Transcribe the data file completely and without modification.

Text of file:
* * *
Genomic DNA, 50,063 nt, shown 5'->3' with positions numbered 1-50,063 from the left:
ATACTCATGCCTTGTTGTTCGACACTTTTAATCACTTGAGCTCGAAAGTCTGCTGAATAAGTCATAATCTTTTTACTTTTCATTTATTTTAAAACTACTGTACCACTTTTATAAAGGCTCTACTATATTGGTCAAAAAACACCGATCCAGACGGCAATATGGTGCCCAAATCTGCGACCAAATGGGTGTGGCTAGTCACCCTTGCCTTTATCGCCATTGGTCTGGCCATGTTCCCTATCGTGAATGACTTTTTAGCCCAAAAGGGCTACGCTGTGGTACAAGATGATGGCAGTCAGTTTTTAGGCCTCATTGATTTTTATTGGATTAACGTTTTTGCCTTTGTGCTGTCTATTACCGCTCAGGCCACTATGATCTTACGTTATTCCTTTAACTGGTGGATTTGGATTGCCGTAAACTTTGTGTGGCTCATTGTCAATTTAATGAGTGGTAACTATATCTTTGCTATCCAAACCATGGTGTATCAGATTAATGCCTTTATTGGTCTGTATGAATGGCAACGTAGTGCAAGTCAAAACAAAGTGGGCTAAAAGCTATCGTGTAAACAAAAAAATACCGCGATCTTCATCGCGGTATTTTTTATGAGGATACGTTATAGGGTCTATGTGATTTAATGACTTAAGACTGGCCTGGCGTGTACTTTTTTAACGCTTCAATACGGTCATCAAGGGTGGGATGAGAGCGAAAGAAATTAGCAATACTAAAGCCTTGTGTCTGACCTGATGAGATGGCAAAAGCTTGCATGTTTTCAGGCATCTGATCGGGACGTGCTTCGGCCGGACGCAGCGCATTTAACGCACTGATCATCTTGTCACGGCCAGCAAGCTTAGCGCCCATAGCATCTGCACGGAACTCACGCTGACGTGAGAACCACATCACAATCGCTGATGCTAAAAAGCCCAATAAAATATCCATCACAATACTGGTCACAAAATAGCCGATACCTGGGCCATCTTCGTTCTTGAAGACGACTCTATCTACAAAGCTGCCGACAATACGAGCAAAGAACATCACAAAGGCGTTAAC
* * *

Genomic DNA, 50,063 nt, shown 5'->3' with positions numbered 1-50,063 from the left:
ATACTCATGCCTTGTTGTTCGACACTTTTAATCACTTGAGCTCGAAAGTCTGCTGAATAAGTCATAATCTTTTTACTTTTCATTTATTTTAAAACTACTGTACCACTTTTATAAAGGCTCTACTATATTGGTCAAAAAACACCGATCCAGACGGCAATATGGTGCCCAAATCTGCGACCAAATGGGTGTGGCTAGTCACCCTTGCCTTTATCGCCATTGGTCTGGCCATGTTCCCTATCGTGAATGACTTTTTAGCCCAAAAGGGCTACGCTGTGGTACAAGATGATGGCAGTCAGTTTTTAGGCCTCATTGATTTTTATTGGATTAACGTTTTTGCCTTTGTGCTGTCTATTACCGCTCAGGCCACTATGATCTTACGTTATTCCTTTAACTGGTGGATTTGGATTGCCGTAAACTTTGTGTGGCTCATTGTCAATTTAATGAGTGGTAACTATATCTTTGCTATCCAAACCATGGTGTATCAGATTAATGCCTTTATTGGTCTGTATGAATGGCAACGTAGTGCAAGTCAAAACAAAGTGGGCTAAAAGCTATCGTGTAAACAAAAAAATACCGCGATCTTCATCGCGGTATTTTTTATGAGGATACGTTATAGGGTCTATGTGATTTAATGACTTAAGACTGGCCTGGCGTGTACTTTTTTAACGCTTCAATACGGTCATCAAGGGTGGGATGAGAGCGAAAGAAATTAGCAATACTAAAGCCTTGTGTCTGACCTGATGAGATGGCAAAAGCTTGCATGTTTTCAGGCATCTGATCGGGACGTGCTTCGGCCGGACGCAGCGCATTTAACGCACTGATCATCTTGTCACGGCCAGCAAGCTTAGCGCCCATAGCATCTGCACGGAACTCACGCTGACGTGAGAACCACATCACAATCGCTGATGCTAAAAAGCCCAATAAAATATCCATCACAATACTGGTCACAAAATAGCCGATACCTGGGCCATCTTCGTTCTTGAAGACGACTCTATCTACAAAGCTGCCGACAATACGAGCAAAGAACATCACAAAGGCGTTAAC